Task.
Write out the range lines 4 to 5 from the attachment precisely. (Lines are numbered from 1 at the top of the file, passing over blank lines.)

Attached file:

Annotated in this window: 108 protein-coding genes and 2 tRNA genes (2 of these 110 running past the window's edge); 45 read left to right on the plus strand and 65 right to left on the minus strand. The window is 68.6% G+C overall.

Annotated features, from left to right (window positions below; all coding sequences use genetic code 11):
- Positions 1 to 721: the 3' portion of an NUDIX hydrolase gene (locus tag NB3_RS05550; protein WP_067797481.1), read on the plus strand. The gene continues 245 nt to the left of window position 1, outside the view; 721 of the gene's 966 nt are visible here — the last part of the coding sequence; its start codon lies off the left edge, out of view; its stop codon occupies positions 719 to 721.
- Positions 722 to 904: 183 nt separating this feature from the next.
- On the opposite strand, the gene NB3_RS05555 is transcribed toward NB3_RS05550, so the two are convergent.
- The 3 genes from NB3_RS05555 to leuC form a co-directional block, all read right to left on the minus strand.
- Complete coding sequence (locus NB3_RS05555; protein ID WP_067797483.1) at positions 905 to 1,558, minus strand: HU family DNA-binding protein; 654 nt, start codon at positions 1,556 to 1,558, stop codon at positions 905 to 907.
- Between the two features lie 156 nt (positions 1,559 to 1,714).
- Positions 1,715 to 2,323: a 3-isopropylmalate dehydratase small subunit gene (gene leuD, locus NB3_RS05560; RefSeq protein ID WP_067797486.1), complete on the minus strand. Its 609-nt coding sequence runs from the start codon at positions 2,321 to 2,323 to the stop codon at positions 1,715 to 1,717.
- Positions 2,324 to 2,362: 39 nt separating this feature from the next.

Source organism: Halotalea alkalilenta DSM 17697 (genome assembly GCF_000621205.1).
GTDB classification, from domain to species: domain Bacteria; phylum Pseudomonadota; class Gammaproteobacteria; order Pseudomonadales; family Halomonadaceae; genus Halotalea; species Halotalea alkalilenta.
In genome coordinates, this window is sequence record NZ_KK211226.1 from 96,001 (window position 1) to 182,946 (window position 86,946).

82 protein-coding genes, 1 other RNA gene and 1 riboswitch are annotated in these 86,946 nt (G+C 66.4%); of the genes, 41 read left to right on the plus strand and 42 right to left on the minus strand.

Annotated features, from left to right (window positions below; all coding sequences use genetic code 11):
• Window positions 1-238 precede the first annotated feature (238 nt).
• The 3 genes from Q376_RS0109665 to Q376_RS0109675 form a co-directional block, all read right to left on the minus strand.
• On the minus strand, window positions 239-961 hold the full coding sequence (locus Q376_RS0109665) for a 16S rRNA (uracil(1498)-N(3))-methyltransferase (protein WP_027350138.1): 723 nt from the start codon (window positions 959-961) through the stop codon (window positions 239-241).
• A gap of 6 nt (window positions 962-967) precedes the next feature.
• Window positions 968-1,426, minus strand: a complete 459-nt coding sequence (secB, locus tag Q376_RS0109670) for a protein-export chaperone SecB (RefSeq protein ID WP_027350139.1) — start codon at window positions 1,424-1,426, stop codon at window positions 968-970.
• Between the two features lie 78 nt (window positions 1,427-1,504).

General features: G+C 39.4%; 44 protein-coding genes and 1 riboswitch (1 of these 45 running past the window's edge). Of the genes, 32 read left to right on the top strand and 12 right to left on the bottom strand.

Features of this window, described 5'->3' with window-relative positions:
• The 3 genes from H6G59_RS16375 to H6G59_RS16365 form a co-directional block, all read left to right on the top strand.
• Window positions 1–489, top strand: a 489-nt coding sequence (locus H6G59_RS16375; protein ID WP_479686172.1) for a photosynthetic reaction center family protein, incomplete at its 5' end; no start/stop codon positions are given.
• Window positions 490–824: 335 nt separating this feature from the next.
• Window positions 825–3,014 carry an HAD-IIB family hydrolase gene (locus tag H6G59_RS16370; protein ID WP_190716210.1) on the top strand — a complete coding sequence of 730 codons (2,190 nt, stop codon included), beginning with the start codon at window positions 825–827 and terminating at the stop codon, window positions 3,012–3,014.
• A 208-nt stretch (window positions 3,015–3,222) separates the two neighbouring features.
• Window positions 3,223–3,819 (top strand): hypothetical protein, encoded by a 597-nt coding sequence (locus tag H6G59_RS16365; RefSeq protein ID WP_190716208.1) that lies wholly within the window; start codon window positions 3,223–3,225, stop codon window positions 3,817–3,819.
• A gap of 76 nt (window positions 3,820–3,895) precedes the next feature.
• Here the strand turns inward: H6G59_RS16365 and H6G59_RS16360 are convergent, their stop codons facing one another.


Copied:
- Positions 722 to 904: 183 nt separating this feature from the next.
- On the opposite strand, the gene NB3_RS05555 is transcribed toward NB3_RS05550, so the two are convergent.